Real estate market research can also reveal a great deal about an area beyond comparing prices. To start, research on the neighborhood could unveil information about development patterns, public utility access and other factors that could influence how property values are expected to move in the coming years. Market analysis can also show economic trends such as the employment rate, income levels, business environment and predictions for the future.
When it comes to market research, what qualifies as helpful information depends heavily on who you are working with. The traffic situation could influence people hoping to buy a commercial building, climate conditions could encourage buyers in the tornado alley to opt for a basement, and hiking trails could convince nature lovers to buy a property close by. All in all, knowing this information can help realtors determine whether or not an area will be a good investment for both themselves and their clients.
Make a Comparable Sales Database
Valuation and real estate sales require in-depth market research, but luckily, there are already multiple listing services available with an abundance of information. Even better? GIS users can add their findings to a custom proprietary geographic database. By doing this, realtors can track and visualize real estate GIS data directly on their maps, allowing them to see trends and patterns more readily. By creating layers for all relevant information, GIS can reveal far more than the standard MLS (multiple listing service).
On MapRight, customers can make a layer for just about anything; commercial real estate development over time, income taxes, comparable sales in the area and so on. Most realtors conduct some form of market analysis, but those using real estate GIS data have a significant advantage; the most accurate, robust and up-to-date information available.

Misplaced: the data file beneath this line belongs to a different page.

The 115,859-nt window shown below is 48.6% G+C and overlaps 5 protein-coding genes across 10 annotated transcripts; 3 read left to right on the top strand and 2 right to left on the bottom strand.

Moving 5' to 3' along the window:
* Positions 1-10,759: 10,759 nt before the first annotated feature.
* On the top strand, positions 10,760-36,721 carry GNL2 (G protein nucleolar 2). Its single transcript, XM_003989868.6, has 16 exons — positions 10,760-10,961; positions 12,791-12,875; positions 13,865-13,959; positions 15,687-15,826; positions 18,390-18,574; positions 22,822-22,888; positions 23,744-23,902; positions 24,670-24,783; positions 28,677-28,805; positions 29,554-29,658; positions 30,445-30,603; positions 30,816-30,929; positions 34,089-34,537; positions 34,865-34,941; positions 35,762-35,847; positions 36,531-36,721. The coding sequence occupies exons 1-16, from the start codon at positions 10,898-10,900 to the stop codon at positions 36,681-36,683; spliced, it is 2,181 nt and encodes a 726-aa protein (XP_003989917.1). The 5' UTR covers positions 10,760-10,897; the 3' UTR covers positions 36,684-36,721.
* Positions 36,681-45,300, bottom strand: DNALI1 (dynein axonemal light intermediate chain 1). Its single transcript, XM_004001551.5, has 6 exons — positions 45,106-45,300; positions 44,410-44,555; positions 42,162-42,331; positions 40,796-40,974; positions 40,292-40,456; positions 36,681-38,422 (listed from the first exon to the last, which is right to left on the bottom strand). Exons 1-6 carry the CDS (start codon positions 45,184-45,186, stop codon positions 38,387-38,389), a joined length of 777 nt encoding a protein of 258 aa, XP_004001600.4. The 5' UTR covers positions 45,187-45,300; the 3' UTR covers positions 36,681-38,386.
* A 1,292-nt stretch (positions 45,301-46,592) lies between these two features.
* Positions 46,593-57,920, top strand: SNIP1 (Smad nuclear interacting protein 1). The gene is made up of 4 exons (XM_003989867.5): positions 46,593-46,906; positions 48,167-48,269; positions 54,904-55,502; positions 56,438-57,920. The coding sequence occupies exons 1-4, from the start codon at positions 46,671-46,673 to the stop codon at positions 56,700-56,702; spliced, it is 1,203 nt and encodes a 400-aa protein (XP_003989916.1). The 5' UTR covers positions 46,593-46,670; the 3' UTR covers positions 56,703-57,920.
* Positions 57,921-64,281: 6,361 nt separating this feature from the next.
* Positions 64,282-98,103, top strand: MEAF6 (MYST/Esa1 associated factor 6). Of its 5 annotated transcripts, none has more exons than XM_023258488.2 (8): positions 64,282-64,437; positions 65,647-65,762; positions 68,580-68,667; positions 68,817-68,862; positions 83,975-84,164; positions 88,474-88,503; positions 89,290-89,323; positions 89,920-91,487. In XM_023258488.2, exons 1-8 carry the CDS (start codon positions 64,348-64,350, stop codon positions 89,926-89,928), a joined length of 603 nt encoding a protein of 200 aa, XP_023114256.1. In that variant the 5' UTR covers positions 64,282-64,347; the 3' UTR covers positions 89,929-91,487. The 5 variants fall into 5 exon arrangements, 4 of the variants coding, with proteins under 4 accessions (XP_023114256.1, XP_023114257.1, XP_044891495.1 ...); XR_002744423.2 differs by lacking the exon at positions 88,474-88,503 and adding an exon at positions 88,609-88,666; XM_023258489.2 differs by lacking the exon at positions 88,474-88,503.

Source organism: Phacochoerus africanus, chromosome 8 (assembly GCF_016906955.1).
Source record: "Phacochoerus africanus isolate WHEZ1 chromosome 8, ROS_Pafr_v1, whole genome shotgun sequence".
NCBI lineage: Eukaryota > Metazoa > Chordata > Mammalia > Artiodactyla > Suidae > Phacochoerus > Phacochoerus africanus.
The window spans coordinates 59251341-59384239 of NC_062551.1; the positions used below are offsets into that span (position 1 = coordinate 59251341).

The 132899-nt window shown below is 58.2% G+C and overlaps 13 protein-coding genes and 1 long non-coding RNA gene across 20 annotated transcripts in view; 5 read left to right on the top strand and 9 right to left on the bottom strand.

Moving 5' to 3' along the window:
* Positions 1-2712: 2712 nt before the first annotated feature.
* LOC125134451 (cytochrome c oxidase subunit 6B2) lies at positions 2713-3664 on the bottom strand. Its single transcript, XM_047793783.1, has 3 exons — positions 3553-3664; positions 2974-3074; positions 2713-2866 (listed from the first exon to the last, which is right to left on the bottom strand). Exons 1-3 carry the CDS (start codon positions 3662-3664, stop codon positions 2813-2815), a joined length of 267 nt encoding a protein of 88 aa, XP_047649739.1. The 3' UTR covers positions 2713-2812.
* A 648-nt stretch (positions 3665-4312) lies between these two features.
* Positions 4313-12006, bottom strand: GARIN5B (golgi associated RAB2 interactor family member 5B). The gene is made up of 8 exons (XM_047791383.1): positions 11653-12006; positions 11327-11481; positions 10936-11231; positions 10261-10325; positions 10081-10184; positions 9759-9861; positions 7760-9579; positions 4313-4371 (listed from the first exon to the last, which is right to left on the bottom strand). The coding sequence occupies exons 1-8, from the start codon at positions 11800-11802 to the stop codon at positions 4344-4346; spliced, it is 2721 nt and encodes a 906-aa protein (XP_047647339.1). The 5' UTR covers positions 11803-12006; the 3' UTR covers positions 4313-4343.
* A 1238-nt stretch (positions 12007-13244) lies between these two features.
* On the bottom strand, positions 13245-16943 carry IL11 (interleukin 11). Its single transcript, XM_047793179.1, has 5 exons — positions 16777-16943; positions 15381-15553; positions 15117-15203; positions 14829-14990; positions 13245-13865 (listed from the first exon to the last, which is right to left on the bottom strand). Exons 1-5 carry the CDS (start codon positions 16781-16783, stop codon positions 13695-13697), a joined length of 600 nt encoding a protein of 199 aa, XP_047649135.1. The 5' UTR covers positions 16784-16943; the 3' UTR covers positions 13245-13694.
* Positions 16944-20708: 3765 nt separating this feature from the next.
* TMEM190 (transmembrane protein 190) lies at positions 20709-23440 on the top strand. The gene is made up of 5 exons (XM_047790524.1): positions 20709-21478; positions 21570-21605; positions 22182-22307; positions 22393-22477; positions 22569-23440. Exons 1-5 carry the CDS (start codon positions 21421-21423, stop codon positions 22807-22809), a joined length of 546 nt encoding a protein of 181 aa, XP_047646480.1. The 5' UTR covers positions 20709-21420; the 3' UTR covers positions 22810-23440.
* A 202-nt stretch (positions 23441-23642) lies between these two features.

Real Estate Gis Data for Spatial Analysis
Sell an Area With Location-Based Data
Most of us know the three main rules of real estate: location, location, and of course, location. Buyers are often more interested in the area than any other feature of a property, and not all realtors are capitalizing on the abundance of location-based information real estate GIS data has to offer. A property’s location determines far more than we may assume; it impacts property values, school districts, walkability, access to social services, job prospects, cost of living – and the list continues. Where one lives has a significant influence on virtually all aspects of their life.
Get (and Give) a Complete Understanding of the Area
Using real estate GIS data, realtors can show prospective buyers aerial photography, directions to nearby stores and schools and an overview of the neighborhood’s key features to provide a more holistic view of the buyer’s future home. While it isn’t always necessary to give in-depth information on a property, doing so provides the buyer with a sense of place (and it’s a lot less daunting to buy a property when you can picture your life somewhere).
Get the Most Out of Real Estate GIS Data With MapRight
Whether you work with homes, commercial buildings, or industrial sites, GIS technology is an excellent way to get a leg up on the competition. Realtors can explore real estate GIS data, build mailing lists, and even create custom geospatial databases of the property or market on our app. Of course, research is only half the battle, so we also provide ways for realtors to show off their properties. With aerial photography, layered maps, and customizable map annotations, MapRight has everything you could need to make your business a success. Ready to get started? Sign up for your 7-day free trial, and take your real estate practice to the next level!